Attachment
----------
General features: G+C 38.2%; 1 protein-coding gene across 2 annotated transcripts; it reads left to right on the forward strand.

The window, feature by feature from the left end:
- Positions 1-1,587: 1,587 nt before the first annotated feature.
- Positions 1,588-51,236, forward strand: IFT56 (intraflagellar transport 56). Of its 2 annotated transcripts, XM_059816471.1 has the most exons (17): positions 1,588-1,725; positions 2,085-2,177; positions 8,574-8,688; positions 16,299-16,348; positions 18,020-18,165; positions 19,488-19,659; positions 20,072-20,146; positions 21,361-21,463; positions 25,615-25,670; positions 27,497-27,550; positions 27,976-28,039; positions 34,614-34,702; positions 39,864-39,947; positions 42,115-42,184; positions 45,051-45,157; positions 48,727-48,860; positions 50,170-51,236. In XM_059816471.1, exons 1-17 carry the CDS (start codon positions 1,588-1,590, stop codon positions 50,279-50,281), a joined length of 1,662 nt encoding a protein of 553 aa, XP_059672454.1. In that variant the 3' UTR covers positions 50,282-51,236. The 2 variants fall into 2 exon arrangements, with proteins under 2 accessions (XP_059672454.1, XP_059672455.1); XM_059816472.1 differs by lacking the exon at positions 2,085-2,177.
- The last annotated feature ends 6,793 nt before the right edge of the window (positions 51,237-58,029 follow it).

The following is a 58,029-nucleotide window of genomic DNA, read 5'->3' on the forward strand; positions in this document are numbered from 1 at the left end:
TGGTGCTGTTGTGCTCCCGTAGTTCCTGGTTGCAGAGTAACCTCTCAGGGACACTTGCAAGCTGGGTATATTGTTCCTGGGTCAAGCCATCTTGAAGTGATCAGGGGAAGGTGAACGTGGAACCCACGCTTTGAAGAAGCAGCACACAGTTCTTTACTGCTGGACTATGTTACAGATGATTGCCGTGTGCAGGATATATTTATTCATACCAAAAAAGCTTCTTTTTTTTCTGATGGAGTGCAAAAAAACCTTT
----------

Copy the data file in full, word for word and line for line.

General features: G+C 38.2%; 1 protein-coding gene across 2 annotated transcripts; it reads left to right on the forward strand.

The window, feature by feature from the left end:
- Positions 1-1,587: 1,587 nt before the first annotated feature.
- Positions 1,588-51,236, forward strand: IFT56 (intraflagellar transport 56). Of its 2 annotated transcripts, XM_059816471.1 has the most exons (17): positions 1,588-1,725; positions 2,085-2,177; positions 8,574-8,688; positions 16,299-16,348; positions 18,020-18,165; positions 19,488-19,659; positions 20,072-20,146; positions 21,361-21,463; positions 25,615-25,670; positions 27,497-27,550; positions 27,976-28,039; positions 34,614-34,702; positions 39,864-39,947; positions 42,115-42,184; positions 45,051-45,157; positions 48,727-48,860; positions 50,170-51,236. In XM_059816471.1, exons 1-17 carry the CDS (start codon positions 1,588-1,590, stop codon positions 50,279-50,281), a joined length of 1,662 nt encoding a protein of 553 aa, XP_059672454.1. In that variant the 3' UTR covers positions 50,282-51,236. The 2 variants fall into 2 exon arrangements, with proteins under 2 accessions (XP_059672454.1, XP_059672455.1); XM_059816472.1 differs by lacking the exon at positions 2,085-2,177.
- The last annotated feature ends 6,793 nt before the right edge of the window (positions 51,237-58,029 follow it).

The following is a 58,029-nucleotide window of genomic DNA, read 5'->3' on the forward strand; positions in this document are numbered from 1 at the left end:
TGGTGCTGTTGTGCTCCCGTAGTTCCTGGTTGCAGAGTAACCTCTCAGGGACACTTGCAAGCTGGGTATATTGTTCCTGGGTCAAGCCATCTTGAAGTGATCAGGGGAAGGTGAACGTGGAACCCACGCTTTGAAGAAGCAGCACACAGTTCTTTACTGCTGGACTATGTTACAGATGATTGCCGTGTGCAGGATATATTTATTCATACCAAAAAAGCTTCTTTTTTTTCTGATGGAGTGCAAAAAAACCTTT